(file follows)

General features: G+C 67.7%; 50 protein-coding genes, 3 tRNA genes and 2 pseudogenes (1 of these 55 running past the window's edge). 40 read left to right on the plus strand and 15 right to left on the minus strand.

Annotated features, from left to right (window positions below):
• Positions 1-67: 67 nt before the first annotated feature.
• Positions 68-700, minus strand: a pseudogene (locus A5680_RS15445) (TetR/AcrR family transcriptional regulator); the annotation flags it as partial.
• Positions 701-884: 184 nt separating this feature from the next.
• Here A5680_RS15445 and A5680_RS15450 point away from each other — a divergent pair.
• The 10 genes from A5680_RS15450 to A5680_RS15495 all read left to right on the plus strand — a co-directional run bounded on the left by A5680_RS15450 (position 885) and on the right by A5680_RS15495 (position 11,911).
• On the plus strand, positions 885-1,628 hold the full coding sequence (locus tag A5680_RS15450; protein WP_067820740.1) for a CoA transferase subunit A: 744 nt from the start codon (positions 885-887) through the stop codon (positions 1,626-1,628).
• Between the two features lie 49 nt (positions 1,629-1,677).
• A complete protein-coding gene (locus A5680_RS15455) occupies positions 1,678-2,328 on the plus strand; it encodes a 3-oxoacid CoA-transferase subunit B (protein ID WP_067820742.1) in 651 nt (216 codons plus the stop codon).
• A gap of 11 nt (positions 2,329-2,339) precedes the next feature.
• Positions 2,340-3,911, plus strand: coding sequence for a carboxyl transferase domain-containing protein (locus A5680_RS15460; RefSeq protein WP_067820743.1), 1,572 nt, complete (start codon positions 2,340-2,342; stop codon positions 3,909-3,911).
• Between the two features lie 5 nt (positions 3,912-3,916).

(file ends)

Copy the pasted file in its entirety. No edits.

General features: G+C 67.7%; 50 protein-coding genes, 3 tRNA genes and 2 pseudogenes (1 of these 55 running past the window's edge). 40 read left to right on the plus strand and 15 right to left on the minus strand.

Annotated features, from left to right (window positions below):
• Positions 1-67: 67 nt before the first annotated feature.
• Positions 68-700, minus strand: a pseudogene (locus A5680_RS15445) (TetR/AcrR family transcriptional regulator); the annotation flags it as partial.
• Positions 701-884: 184 nt separating this feature from the next.
• Here A5680_RS15445 and A5680_RS15450 point away from each other — a divergent pair.
• The 10 genes from A5680_RS15450 to A5680_RS15495 all read left to right on the plus strand — a co-directional run bounded on the left by A5680_RS15450 (position 885) and on the right by A5680_RS15495 (position 11,911).
• On the plus strand, positions 885-1,628 hold the full coding sequence (locus tag A5680_RS15450; protein WP_067820740.1) for a CoA transferase subunit A: 744 nt from the start codon (positions 885-887) through the stop codon (positions 1,626-1,628).
• Between the two features lie 49 nt (positions 1,629-1,677).
• A complete protein-coding gene (locus A5680_RS15455) occupies positions 1,678-2,328 on the plus strand; it encodes a 3-oxoacid CoA-transferase subunit B (protein ID WP_067820742.1) in 651 nt (216 codons plus the stop codon).
• A gap of 11 nt (positions 2,329-2,339) precedes the next feature.
• Positions 2,340-3,911, plus strand: coding sequence for a carboxyl transferase domain-containing protein (locus A5680_RS15460; RefSeq protein WP_067820743.1), 1,572 nt, complete (start codon positions 2,340-2,342; stop codon positions 3,909-3,911).
• Between the two features lie 5 nt (positions 3,912-3,916).